Using Context for Word Recognition & Understanding: Lesson for Kids

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  • 0:04 Reading a Challenging Book
  • 0:30 Context Clues: Word…
  • 1:48 Context Clues:…
  • 2:48 Lesson Summary
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Instructor: Bethany Calderwood

Bethany has taught special education in grades PK-5 and has a master's degree in special education.

When you read new material, you might find words you don't recognize. You won't always want to use a dictionary. Did you know you can also use context to help you learn the meaning of a new word? Find out more in this lesson.

Reading a Challenging Book

Let's say your friend Melissa loves to read. Over summer vacation, her teacher tells her to read a book that's challenging to her. Melissa picks an exciting science fiction book, and she can't wait to read about far-away planets, aliens, and spaceships. When she looks at the first chapter, she sees some words she doesn't understand. So, how will she read this book? Let's look with Melissa at a strategy for recognizing and understanding new words.

Context Clues: Word Recognition

When Melissa sees a new word, she can use the context to help her figure it out. Context means the words and phrases surrounding a word. One way to use context is to recognize a word that you've never seen in print before. Not all words look the way they sound.

Let's look at an example from Melissa's book.

  • When she became an astronaut, Ella was given several psychological tests to determine how her mind might be affected by the stress and loneliness of outer space.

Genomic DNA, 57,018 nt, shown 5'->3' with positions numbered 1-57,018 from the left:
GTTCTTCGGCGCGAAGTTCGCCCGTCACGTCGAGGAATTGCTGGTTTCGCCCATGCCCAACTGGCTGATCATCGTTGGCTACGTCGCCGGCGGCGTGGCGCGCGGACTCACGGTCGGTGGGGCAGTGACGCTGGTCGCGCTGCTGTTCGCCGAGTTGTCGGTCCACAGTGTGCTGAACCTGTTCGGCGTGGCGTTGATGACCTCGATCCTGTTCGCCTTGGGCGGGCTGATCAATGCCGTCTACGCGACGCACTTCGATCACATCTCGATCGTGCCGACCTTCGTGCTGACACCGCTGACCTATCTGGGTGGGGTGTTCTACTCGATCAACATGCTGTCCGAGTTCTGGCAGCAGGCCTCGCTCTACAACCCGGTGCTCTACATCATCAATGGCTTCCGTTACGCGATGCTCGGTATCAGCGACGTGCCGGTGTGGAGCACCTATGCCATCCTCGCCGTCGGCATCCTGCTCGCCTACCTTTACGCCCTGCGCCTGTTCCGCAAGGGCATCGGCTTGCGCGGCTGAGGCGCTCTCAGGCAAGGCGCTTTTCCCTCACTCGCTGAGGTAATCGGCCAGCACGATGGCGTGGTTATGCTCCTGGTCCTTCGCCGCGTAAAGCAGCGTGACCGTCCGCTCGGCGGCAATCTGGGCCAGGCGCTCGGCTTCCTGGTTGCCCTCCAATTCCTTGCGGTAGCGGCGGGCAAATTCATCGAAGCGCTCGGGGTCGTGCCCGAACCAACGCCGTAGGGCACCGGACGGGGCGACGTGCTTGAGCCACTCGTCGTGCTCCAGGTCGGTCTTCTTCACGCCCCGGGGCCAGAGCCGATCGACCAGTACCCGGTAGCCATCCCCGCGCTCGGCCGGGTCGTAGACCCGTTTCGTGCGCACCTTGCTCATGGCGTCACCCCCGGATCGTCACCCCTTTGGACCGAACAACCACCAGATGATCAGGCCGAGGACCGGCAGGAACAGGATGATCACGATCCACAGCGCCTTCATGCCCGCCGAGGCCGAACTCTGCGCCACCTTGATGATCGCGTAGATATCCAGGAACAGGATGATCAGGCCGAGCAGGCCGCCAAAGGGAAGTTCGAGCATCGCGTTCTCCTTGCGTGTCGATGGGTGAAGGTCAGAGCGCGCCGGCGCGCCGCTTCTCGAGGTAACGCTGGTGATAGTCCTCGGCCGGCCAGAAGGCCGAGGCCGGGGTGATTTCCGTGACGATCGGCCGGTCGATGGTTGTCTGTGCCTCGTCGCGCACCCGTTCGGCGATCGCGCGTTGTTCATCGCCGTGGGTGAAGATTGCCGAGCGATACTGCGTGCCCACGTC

Melissa sees the word ''psychological,'' and at first, she doesn't know what the word means off the top of her head. It reminds her of the word ''physical,'' but Melissa knows that physical has to do with the body and the sentence is talking about the mind. Then Melissa remembers that she has heard the word ''psychological'' before, when her aunt went to a psychologist to talk about the stress she was feeling about her job. This sentence also mentions stress. Melissa uses the context, the words surrounding the unknown word, to help her realize that the word is ''psychological'' and to make a connection with a time she has heard the word before.

  • Ella's first job to prepare for the mission was to inventory the supplies that were already on the spaceship.

Melissa reads this sentence and guesses that the word is either ''inventory,'' meaning 'to count,' or ''invent,'' meaning 'to create something new.' She decides that in this context, the word must be ''inventory,'' since Ella counting supplies would make the most sense.

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